I was just putting some polish on some incoming content for TJEd.org and my thoughts starting running on how we learn language.
Like anything else, I always like to consider the Why before the How.
So, why do we learn language?
Or, what does it benefit us to study language?
And how does the Why impact the How and the What?
The Basic Instinct of Language
First of all, from our earliest expression of primal needs, language is a necessity of survival.
With those needs basically met, and as we mature, we begin to use language for a sense of connectedness.
We use it to build rapport and relationships.
Next, it becomes a means to communicate—to make ourselves be understood.
Next, it is a means to share information and to explore what is “out there”.
We use language as a means to develop ourselves and in the process of becoming.
And we use language to impact that which is other: other individuals, and situations outside of ourselves.
While language is, and is for, all of these things, I think there is an even deeper level.
The bottom line is, language is not only the vehicle of our thought, but the substance of it.
It is very difficult to communicate a concept to an individual whose language has no word for it.
I can think of several words in Spanish, for example (estrenar, madrugar, velar, to name a few), that simply land it with two or three syllables.
To say the same thing in English requires a mouthful of words, and never quite conveys the essence of it.
Alternatively, Hebrew has some words that, although less simple than their English counterparts, convey a treasure of nuance.
For example: the verb, “to obey” is expressed roughly in Hebrew, “to hear the voice”. Our language is an intimate part of our culture, and our shared memory.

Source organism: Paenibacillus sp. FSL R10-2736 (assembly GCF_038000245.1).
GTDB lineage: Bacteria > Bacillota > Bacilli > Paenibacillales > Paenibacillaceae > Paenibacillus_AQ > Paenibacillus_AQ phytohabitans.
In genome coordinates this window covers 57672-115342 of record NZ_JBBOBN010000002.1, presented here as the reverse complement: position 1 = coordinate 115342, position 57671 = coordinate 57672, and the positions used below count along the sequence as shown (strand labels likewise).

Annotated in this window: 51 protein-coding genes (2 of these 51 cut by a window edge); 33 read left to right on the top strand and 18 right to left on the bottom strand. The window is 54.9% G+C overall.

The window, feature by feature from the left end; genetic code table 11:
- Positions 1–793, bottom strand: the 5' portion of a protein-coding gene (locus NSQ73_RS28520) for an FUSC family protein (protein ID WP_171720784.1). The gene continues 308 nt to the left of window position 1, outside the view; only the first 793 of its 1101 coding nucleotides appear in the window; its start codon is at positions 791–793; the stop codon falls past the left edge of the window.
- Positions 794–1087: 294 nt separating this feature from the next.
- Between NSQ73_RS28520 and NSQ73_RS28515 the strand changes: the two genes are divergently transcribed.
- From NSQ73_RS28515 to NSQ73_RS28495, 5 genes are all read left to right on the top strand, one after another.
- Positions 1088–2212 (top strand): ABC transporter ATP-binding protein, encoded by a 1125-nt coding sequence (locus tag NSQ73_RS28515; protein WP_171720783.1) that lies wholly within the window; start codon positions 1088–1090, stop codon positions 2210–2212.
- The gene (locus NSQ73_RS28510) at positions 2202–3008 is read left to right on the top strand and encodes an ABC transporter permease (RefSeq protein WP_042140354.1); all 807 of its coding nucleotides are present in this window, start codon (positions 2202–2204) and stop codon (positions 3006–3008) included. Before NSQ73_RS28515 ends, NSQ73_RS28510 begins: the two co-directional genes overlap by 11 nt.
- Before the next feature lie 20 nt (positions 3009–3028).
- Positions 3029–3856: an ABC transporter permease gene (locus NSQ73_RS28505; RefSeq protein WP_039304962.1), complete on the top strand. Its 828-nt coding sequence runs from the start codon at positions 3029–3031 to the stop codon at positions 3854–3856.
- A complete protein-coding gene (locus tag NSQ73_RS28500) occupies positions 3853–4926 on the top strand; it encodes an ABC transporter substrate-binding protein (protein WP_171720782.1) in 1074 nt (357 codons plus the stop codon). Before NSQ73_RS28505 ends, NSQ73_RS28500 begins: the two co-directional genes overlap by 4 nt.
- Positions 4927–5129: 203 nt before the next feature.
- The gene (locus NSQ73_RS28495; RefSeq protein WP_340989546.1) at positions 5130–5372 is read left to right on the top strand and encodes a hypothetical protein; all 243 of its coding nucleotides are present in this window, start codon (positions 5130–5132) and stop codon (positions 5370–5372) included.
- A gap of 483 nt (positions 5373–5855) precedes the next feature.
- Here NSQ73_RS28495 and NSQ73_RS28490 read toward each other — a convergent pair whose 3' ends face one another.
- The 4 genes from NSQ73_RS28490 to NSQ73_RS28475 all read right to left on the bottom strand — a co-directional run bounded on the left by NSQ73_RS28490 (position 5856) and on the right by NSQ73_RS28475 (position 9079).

Language: The Repository of Stories
When Abigail Adams closed her letter to John (who was overseas on a mission of state) with the name “Penelope”, the reader is left with various levels of understanding:
1. Huh? What’s that supposed to mean? They were so weird back then….;
2. Interesting; I wonder who Penelope was…?
3. Penelope…. Wasn’t she a character in a Shakespeare play….?
4. Hmmm. Sounds Greek or something.
5. Penelope: the faithful wife of Ulysses who rebuffed her suitors to wait long years for the return of her beloved husband.
Knowing the story of Ulysses and Penelope makes a quaint reference into a beautiful expression of love and long suffering.
What a wealth is communicated with one word! And yet: even if we do know that #5 was obviously the most likely intended allusion, still we do not and cannot know what more it might have meant between John and Abigail.
That private language is theirs, and only they can know the depth of meaning that was communicated in certain turns of phrases—or single words.
I have found that this tradition of layered meaning is abundant in the study of Hebrew through the centuries, and in my own interest Biblical Hebrew has fed my passion.
I have always been a student of language.
Not just as a person who speaks, but as a scholar and philosopher with a particular affinity and interest in words, ideas, and a passion for the means of communicating and impacting the world through them.
My interest in language has led me to be an instructor of language (Hebrew, Spanish and English), and my teaching experiences have been something of a lab in which my theories were born, experimented upon and evaluated.
Like everything else in my life, I have come to believe that the principles that are at work in the process of language can be seen expressed in other things, and and an analogy can sometimes teach us more than studying the thing itself.